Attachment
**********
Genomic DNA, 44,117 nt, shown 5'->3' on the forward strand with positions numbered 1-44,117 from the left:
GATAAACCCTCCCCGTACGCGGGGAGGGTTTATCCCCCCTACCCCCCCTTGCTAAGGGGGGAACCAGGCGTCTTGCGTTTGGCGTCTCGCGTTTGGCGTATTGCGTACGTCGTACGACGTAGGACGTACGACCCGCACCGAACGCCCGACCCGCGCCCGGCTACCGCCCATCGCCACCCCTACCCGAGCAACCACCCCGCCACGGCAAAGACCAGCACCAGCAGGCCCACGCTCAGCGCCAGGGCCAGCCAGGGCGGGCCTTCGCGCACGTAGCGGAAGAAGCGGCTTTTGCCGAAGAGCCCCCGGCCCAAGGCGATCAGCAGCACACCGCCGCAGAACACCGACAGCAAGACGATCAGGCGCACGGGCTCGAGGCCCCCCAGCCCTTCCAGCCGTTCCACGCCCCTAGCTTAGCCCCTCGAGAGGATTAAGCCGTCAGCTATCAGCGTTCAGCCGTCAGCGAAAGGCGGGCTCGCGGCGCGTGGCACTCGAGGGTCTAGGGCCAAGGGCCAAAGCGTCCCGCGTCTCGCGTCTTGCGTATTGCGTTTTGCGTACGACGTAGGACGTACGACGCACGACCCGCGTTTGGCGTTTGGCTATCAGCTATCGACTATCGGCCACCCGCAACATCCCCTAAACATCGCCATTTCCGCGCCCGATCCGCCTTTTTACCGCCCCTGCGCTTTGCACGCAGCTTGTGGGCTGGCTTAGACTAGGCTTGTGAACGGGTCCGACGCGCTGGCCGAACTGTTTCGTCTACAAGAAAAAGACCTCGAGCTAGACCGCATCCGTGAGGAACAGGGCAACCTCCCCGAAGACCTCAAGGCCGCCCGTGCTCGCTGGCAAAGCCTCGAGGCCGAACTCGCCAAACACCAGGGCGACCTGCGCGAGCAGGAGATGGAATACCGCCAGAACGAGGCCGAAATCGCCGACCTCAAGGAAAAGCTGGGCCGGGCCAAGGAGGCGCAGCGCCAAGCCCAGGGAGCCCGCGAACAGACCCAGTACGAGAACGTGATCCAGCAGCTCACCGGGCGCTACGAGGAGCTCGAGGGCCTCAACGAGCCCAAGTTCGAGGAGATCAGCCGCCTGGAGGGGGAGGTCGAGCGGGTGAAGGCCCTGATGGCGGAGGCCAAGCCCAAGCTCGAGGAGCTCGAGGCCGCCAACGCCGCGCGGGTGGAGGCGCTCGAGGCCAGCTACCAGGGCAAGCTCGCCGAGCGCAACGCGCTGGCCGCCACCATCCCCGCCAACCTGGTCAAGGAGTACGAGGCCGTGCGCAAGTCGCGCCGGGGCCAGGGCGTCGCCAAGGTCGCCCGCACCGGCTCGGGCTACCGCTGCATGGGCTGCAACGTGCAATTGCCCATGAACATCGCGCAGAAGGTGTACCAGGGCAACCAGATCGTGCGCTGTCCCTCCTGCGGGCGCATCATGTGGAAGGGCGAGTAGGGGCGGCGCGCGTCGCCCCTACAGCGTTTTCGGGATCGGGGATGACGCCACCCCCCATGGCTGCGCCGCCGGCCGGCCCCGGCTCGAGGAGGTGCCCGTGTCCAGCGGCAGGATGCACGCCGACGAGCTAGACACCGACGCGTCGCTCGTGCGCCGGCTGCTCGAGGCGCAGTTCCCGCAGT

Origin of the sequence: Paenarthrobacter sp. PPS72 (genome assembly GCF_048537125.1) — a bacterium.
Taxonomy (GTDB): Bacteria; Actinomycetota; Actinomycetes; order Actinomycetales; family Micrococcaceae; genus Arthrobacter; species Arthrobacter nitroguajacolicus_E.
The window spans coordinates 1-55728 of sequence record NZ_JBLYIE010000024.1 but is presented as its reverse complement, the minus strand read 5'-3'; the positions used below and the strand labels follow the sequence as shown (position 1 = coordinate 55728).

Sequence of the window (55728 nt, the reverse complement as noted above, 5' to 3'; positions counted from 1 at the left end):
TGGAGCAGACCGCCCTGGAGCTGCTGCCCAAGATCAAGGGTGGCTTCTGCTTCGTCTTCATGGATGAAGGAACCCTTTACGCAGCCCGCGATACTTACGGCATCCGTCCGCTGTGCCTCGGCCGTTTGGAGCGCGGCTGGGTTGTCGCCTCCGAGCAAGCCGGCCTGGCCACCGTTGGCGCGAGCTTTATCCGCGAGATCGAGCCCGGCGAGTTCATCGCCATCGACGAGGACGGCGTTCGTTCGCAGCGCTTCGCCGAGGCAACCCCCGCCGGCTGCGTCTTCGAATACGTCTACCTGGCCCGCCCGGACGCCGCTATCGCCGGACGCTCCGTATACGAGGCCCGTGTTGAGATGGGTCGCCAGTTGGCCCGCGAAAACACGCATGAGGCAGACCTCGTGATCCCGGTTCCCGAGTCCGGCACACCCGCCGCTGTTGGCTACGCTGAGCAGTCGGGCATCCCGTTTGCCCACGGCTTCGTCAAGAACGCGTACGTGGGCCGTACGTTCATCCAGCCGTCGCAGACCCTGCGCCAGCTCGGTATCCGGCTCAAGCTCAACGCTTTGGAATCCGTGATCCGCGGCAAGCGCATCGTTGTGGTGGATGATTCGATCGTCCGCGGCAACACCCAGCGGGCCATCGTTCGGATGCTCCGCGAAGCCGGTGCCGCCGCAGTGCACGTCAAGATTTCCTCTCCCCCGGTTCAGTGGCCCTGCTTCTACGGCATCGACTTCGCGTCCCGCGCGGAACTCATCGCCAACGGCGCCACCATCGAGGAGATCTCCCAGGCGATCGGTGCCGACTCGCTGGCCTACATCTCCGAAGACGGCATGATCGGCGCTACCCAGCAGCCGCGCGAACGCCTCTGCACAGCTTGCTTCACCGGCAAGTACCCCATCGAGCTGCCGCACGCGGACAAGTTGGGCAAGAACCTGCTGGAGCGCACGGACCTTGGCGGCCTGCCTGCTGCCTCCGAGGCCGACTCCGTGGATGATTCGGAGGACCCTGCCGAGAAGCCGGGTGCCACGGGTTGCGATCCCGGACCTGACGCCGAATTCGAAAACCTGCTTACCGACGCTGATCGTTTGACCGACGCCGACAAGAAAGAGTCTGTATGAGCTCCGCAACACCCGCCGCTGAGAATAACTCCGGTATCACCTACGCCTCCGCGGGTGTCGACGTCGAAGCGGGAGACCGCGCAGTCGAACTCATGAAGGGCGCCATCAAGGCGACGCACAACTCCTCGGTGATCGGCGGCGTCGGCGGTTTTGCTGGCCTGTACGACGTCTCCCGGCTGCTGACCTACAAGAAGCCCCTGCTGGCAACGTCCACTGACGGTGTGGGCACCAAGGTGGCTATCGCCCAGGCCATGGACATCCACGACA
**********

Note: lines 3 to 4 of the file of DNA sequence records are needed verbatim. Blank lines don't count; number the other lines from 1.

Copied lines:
Origin of the sequence: Paenarthrobacter sp. PPS72 (genome assembly GCF_048537125.1) — a bacterium.
Taxonomy (GTDB): Bacteria; Actinomycetota; Actinomycetes; order Actinomycetales; family Micrococcaceae; genus Arthrobacter; species Arthrobacter nitroguajacolicus_E.